Suicide is preventable: Three lifesaving steps

Demajh Aubrey

September is Suicide Prevention and Awareness Month. Thoughts of suicide can be difficult to talk about. But speaking up—for yourself or a loved one—could be a lifesaver.

Suicide claims the lives of more than 47,000 Americans per year. It’s a serious public health problem and affects people of all ages. Friends, family, and colleagues may be suffering.

Suicide can be prevented if the signs are detected and the right actions are taken. Use these three steps to look out for one another, and prevent suicide.

Know the Signs

Pain isn’t always obvious, but feeling isolated, anxious, or agitated can increase your risk for suicidal thoughts. Other signs that it’s time to get help include:

● Believing there’s no reason to live or that you’re a burden to others

● Looking for a suicide method

● Increasing alcohol or drug use

● Withdrawing from others

● Acting reckless

● Having bouts of rage or extreme mood swings

Find the Words

If someone you know is displaying these signs, take action and follow these steps:

● Step one: Ask. Ask the person directly if they are thinking about suicide. “I’ve noticed you’ve been acting differently and I’m really concerned. Are you thinking about suicide?”

● Step two: Listen. Hear the person’s story. Offer support without judgment. “It sounds like you’re going through a lot. I am so sorry. How can I support you?”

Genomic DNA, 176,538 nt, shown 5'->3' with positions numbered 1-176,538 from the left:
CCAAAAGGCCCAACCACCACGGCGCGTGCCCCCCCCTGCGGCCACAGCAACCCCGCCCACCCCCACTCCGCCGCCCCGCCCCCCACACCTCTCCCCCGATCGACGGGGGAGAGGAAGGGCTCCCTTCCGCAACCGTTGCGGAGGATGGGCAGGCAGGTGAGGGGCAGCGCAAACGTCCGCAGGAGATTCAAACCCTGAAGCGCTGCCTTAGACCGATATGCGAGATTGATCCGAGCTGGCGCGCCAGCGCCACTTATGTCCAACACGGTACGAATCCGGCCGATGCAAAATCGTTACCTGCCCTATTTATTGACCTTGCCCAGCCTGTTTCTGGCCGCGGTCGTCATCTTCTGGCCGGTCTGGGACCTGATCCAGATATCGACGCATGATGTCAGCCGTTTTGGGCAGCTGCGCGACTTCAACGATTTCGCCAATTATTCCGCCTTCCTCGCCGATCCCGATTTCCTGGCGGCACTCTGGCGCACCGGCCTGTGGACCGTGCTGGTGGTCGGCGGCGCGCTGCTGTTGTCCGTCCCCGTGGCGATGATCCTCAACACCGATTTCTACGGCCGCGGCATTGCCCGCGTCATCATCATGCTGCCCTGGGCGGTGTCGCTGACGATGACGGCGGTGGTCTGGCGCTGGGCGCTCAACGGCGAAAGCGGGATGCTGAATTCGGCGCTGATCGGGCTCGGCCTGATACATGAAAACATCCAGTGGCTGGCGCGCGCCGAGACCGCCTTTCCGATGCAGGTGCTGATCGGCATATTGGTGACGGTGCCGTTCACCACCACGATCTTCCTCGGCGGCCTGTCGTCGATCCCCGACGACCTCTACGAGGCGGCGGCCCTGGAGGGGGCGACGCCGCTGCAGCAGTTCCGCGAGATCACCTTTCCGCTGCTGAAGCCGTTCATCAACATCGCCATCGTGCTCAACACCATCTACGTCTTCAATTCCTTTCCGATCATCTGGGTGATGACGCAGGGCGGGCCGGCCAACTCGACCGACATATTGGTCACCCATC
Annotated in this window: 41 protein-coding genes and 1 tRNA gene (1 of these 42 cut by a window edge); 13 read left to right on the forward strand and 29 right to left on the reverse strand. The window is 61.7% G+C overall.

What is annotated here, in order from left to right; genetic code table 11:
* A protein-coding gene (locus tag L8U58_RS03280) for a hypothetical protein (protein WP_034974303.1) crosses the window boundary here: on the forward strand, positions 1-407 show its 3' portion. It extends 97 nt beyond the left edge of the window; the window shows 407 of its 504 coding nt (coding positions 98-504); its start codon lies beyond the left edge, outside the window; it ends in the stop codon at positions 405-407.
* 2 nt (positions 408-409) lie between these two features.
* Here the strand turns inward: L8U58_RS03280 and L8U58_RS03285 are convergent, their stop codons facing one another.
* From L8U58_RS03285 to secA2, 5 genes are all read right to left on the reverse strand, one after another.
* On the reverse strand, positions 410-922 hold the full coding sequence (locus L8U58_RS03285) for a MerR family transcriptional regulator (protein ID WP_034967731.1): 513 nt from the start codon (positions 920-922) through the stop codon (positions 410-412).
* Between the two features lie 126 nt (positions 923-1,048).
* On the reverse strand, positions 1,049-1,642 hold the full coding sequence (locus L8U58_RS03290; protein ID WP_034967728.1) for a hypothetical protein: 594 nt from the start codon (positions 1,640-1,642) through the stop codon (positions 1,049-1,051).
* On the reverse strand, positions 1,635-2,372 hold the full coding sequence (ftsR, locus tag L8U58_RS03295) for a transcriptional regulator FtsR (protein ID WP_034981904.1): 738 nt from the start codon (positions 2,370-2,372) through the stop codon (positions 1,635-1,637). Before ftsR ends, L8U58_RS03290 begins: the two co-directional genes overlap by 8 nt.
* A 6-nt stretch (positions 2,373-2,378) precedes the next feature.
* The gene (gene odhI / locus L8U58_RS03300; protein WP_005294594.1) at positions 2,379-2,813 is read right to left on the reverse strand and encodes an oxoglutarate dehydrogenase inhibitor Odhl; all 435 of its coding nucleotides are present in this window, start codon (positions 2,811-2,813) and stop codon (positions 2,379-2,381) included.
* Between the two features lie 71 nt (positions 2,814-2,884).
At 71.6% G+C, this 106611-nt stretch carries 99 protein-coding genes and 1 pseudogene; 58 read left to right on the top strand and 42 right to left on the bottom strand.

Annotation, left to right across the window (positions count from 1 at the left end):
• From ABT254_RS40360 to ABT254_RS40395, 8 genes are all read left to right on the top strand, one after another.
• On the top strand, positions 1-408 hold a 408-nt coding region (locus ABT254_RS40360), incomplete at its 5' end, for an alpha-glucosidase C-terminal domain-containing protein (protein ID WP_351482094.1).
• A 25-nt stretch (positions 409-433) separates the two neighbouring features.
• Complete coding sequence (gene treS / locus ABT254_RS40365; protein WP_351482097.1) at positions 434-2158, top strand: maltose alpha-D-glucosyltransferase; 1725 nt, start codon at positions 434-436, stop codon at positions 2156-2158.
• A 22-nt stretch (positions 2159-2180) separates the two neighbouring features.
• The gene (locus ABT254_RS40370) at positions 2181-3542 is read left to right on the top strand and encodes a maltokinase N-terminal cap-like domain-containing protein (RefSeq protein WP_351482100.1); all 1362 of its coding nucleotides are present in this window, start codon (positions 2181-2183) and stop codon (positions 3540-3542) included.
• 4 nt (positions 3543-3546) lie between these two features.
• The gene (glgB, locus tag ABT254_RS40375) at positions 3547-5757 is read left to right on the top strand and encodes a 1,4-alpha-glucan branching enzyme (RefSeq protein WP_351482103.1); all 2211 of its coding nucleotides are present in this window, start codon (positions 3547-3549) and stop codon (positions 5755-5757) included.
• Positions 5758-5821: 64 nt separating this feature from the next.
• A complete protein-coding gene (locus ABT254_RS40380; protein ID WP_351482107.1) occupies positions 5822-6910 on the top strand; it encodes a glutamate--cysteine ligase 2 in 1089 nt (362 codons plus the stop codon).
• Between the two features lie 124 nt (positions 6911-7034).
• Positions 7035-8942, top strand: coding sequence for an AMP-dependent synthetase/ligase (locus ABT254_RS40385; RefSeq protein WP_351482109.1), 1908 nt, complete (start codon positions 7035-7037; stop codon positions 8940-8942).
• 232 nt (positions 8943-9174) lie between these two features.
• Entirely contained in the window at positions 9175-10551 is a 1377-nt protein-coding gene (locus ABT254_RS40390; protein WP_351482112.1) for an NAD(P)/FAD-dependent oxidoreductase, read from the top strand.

● Step three: Connect. Connect the person to resources. “I want to make sure you stay safe. Can we call someone so we can keep you safe?”

Reach out for Help

If you or a family member is experiencing a mental health crisis, help is available.

● Call or text 988 to reach the 988 Suicide & Crisis Lifeline

● Call 911, or visit an emergency department

● Call the El Dorado County Mental Health crisis line: 530.544.2219

Visit for additional area resources.

Aubrey Demajh, MD is a board-certified adult psychiatrist with Barton Psychiatry & Mental Health. A free Wellness Webinar, “High Risk Groups for Suicide” will be provided by Paloma Sanchez, LCSW on Thursday, September 14 at 5 p.m. via Zoom. Register in advance, or view previously recorded webinars at

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